Wisconsin voters are headed to the polls on Tuesday, to choose the Democratic nominee to go up against Republican Gov. Scott Walker in the state’s big recall election. But Walker is already up on the air today with an attack against the Democratic frontrunner, Milwaukee Mayor Tom Barrett — using some of the same lingo recently adopted nationally, on the other side, by the Obama campaign.
Barrett is leading in the polls for the Democratic primary, followed by former Dane County Executive Kathleen Falk. The new Walker ad alternates between a female announcer extolling Walker’s jobs record, and a male announcer castigating Barrett’s.
“Thanks to Governor Walker’s policies, Wisconsin businesses are creating jobs;” “Tom Barrett? He’s promised to raise taxes on employers.” “Wisconsin’s unemployment rate is the lowest it’s been since 2008;” “Milwaukee’s unemployment rate has gone up 29 percent under Barrett.” “Walker’s reforms have saved Wisconsin taxpayers over $1 billion;” “Barrett wants to undo those reforms, and raise your taxes to pay for it”
“Forward — Walker;” “Backwards — Barrett.”
TPM asked Walker campaign spokeswoman Ciara Matthews: When the ad says that unemployment in Milwaukee has gone up 29% under Barrett, is that measured starting from when he first became mayor in 2004? If so, is it fair to use such a measurement, dating to well before the global financial crisis, and compare it to Walker’s tenure as governor since only January 2011?
Matthews confirmed that the ad uses Barrett’s whole tenure as mayor for its comparison: “The ad highlights the drastic differences in Governor Walker and Mayor Barrett’s leadership. In just 15 short months, because of Governor Walker’s bold leadership, unemployment in Wisconsin has fallen to 6.8% the lowest it has been since 2008. Mayor Barrett has had eight years as Milwaukee’s mayor to turn the city around, and yet, unemployment has gone up 28% in that time.”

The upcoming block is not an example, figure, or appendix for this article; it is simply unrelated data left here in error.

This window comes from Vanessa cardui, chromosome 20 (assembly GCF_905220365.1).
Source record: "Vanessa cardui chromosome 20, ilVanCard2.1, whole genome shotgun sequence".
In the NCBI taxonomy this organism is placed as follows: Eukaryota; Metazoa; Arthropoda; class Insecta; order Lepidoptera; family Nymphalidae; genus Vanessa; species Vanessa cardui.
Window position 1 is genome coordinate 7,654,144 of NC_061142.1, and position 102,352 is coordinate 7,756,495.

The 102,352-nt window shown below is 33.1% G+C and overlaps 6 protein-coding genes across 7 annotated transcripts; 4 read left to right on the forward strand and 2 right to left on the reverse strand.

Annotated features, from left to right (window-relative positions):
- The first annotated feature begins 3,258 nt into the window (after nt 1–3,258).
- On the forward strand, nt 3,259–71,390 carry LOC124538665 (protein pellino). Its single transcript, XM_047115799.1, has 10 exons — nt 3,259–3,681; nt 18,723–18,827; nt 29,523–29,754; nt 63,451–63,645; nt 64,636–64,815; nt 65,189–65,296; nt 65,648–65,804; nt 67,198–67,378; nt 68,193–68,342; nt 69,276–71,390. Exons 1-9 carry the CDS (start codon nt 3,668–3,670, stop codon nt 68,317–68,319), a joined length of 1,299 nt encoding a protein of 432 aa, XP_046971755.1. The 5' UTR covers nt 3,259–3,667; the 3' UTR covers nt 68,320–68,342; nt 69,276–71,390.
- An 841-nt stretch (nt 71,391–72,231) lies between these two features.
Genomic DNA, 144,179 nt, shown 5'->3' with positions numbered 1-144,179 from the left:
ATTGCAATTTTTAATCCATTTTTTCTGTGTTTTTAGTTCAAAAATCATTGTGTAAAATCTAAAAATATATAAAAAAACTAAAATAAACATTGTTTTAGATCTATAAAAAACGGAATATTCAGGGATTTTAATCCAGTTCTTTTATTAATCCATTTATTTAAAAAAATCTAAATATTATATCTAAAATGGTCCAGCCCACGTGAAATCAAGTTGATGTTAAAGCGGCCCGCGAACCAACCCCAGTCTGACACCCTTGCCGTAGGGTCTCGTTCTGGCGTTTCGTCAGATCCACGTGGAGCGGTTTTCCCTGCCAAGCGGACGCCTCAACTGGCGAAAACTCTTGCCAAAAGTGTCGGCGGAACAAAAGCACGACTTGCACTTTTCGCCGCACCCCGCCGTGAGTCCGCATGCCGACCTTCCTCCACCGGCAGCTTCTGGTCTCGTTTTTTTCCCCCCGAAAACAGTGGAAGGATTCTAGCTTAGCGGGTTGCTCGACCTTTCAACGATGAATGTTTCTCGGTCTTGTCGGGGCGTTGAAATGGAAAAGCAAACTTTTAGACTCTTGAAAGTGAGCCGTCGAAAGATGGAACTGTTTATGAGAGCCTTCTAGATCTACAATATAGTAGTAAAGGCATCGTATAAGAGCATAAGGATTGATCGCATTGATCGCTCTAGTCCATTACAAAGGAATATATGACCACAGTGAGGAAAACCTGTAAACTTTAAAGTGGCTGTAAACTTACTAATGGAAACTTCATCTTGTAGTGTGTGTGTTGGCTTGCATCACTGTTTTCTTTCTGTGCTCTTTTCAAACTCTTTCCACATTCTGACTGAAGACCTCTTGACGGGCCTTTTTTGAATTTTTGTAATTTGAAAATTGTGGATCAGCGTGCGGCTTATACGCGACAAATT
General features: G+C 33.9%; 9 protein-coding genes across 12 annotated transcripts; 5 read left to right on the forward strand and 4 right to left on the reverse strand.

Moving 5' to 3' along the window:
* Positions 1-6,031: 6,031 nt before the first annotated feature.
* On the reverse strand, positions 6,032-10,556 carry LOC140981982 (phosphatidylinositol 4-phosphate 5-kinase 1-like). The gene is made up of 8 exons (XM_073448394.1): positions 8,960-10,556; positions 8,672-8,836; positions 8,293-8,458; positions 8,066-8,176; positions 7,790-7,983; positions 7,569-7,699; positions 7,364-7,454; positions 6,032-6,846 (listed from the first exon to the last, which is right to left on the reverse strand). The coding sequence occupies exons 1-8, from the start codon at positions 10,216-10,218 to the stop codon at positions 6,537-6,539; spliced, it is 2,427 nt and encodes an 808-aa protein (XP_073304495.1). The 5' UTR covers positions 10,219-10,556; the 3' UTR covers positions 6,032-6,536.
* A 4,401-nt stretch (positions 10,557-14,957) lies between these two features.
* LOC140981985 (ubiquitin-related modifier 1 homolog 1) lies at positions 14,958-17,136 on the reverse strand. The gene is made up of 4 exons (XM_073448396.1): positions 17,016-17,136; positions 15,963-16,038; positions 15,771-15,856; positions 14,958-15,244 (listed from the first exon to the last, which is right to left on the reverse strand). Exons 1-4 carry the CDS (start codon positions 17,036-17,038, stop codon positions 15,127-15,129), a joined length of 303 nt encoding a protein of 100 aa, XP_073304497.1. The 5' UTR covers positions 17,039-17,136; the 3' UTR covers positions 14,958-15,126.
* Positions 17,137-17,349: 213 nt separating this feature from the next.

A quick fact check of the ad finds that the trend lines for Milwaukee’s unemployment and statewide unemployment have been very similar for many years, starting in 1990, with the caveat that Milwaukee’s unemployment has consistently been slightly higher than the statewide norm. As such, both have unemployment rates that are down since the height of the global financial crisis, but still above where they were before the crash ever happened.
Ed. note: Reporter Eric Kleefeld was a volunteer in 2002 for Tom Barrett’s gubernatorial campaign in the Democratic primary that year, in which Kathleen Falk was also a candidate. He has not had any additional political involvement with Barrett since that time.